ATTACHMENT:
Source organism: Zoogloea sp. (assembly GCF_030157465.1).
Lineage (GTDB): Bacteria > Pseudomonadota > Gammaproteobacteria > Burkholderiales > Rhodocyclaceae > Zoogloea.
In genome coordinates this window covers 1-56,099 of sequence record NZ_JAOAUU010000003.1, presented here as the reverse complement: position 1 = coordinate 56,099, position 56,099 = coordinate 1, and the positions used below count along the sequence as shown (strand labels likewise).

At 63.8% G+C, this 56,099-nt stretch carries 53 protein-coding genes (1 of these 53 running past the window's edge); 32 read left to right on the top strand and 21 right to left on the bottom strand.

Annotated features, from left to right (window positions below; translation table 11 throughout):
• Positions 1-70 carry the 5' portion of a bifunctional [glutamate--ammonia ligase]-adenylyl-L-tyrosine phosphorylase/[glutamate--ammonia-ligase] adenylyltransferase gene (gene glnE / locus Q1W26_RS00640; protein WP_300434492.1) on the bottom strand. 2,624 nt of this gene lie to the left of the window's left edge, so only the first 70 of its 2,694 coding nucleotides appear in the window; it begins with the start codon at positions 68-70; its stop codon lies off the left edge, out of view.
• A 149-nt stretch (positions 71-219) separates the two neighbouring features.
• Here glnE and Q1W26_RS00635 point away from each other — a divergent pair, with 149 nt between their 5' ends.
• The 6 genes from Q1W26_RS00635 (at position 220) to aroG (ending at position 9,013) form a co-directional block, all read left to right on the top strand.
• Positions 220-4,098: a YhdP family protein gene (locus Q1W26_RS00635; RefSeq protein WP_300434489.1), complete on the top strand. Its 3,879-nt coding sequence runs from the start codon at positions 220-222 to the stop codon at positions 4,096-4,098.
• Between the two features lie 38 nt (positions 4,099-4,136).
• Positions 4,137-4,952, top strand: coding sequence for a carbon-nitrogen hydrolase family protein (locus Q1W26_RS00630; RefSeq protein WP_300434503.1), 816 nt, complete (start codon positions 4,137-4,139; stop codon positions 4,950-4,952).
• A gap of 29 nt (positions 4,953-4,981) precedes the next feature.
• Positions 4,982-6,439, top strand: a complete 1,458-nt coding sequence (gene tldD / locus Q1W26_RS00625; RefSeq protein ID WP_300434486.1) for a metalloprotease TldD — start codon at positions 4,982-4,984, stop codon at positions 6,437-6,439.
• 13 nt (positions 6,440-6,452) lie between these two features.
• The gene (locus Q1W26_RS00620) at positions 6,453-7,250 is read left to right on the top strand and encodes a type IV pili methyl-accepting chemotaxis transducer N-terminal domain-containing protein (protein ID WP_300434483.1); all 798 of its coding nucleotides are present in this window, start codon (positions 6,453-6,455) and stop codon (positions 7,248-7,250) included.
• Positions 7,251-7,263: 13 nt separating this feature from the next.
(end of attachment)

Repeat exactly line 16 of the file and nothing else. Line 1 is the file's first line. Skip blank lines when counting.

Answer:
• The gene (locus Q1W26_RS00620) at positions 6,453-7,250 is read left to right on the top strand and encodes a type IV pili methyl-accepting chemotaxis transducer N-terminal domain-containing protein (protein ID WP_300434483.1); all 798 of its coding nucleotides are present in this window, start codon (positions 6,453-6,455) and stop codon (positions 7,248-7,250) included.